. . . That can describe how powerful this masterpiece is.
Mako is a neglectful husband. Not the most loving man. His wife gradually encounters a widower who is a kind, gentle figure. She eventually makes the transition to leave her husband and go to this fellow.
It is not an easy departure. Their marriage was so broken and strained, no one noticed the difference. There was no behind each other's backs or secrecy, it was a simple procedure.
There are two daughters. One fears she is entering a loveless relationship like her mother has endured.
The other daughter, the more rebellious one, has married a black man, much to Dad's disapproval.
Finally, father snaps, but it is too late. He cannot lose his wife, but he already has. He just hasn't accepted it.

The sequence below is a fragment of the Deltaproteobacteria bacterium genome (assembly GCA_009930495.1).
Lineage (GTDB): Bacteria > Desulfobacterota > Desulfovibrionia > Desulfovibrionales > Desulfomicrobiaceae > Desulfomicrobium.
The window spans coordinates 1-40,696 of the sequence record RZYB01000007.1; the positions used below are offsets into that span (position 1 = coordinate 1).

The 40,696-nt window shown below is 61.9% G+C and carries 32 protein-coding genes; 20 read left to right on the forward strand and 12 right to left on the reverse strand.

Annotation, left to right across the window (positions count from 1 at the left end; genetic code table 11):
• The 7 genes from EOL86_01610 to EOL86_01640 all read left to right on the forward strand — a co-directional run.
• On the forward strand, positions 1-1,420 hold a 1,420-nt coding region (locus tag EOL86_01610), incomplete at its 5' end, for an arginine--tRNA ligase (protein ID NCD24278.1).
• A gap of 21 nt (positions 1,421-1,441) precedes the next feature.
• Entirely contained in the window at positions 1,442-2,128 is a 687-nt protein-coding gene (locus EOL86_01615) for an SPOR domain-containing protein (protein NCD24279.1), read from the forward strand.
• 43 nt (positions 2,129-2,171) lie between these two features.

And mother still does his wash for him.
A never-shown incident at a detainment camp during WWII is finally put to rest. When Mako tells Mother he has accepted what has happened, she tells him that she never cheated on him when they were young in the forties.
For some reason, this upsets father.
One daughter breaks off her neglectful relationship with her boyfriend.
The married daughter answers her door one night and is surprised to find . .. her father.
Seeking a family. Any family. And she welcomes him in to her home.
Mother meanwhile, must contend with her new husband visiting the grave of his first wife. He is allowed to see his first spouse. And still have love deep in his heart for her.
Is she allowed the same for her first husband?
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